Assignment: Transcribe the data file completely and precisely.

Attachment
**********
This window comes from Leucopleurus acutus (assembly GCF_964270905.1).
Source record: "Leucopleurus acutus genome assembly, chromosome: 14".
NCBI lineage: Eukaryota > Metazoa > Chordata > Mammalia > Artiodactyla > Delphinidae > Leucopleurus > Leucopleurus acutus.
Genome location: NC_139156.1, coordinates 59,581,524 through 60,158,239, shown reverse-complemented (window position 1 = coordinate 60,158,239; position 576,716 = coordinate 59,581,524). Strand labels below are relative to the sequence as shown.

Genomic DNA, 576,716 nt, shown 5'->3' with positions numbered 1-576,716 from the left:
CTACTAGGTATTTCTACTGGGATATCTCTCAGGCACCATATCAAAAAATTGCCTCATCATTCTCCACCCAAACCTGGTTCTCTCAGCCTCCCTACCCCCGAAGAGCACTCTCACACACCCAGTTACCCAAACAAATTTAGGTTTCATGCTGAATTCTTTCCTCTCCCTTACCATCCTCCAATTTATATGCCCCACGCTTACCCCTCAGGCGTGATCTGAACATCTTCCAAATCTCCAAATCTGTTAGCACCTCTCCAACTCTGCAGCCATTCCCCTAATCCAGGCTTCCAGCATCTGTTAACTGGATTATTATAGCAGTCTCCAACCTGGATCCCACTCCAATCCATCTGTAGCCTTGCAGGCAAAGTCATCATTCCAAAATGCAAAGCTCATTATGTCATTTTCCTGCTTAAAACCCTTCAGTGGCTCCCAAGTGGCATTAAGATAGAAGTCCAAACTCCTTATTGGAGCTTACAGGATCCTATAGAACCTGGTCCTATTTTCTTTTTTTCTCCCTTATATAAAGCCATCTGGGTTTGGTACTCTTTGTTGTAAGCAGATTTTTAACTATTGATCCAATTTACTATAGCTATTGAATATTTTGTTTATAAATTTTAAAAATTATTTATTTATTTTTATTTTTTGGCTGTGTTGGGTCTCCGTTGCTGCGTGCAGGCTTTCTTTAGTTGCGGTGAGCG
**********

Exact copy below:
This window comes from Leucopleurus acutus (assembly GCF_964270905.1).
Source record: "Leucopleurus acutus genome assembly, chromosome: 14".
NCBI lineage: Eukaryota > Metazoa > Chordata > Mammalia > Artiodactyla > Delphinidae > Leucopleurus > Leucopleurus acutus.
Genome location: NC_139156.1, coordinates 59,581,524 through 60,158,239, shown reverse-complemented (window position 1 = coordinate 60,158,239; position 576,716 = coordinate 59,581,524). Strand labels below are relative to the sequence as shown.

Genomic DNA, 576,716 nt, shown 5'->3' with positions numbered 1-576,716 from the left:
CTACTAGGTATTTCTACTGGGATATCTCTCAGGCACCATATCAAAAAATTGCCTCATCATTCTCCACCCAAACCTGGTTCTCTCAGCCTCCCTACCCCCGAAGAGCACTCTCACACACCCAGTTACCCAAACAAATTTAGGTTTCATGCTGAATTCTTTCCTCTCCCTTACCATCCTCCAATTTATATGCCCCACGCTTACCCCTCAGGCGTGATCTGAACATCTTCCAAATCTCCAAATCTGTTAGCACCTCTCCAACTCTGCAGCCATTCCCCTAATCCAGGCTTCCAGCATCTGTTAACTGGATTATTATAGCAGTCTCCAACCTGGATCCCACTCCAATCCATCTGTAGCCTTGCAGGCAAAGTCATCATTCCAAAATGCAAAGCTCATTATGTCATTTTCCTGCTTAAAACCCTTCAGTGGCTCCCAAGTGGCATTAAGATAGAAGTCCAAACTCCTTATTGGAGCTTACAGGATCCTATAGAACCTGGTCCTATTTTCTTTTTTTCTCCCTTATATAAAGCCATCTGGGTTTGGTACTCTTTGTTGTAAGCAGATTTTTAACTATTGATCCAATTTACTATAGCTATTGAATATTTTGTTTATAAATTTTAAAAATTATTTATTTATTTTTATTTTTTGGCTGTGTTGGGTCTCCGTTGCTGCGTGCAGGCTTTCTTTAGTTGCGGTGAGCG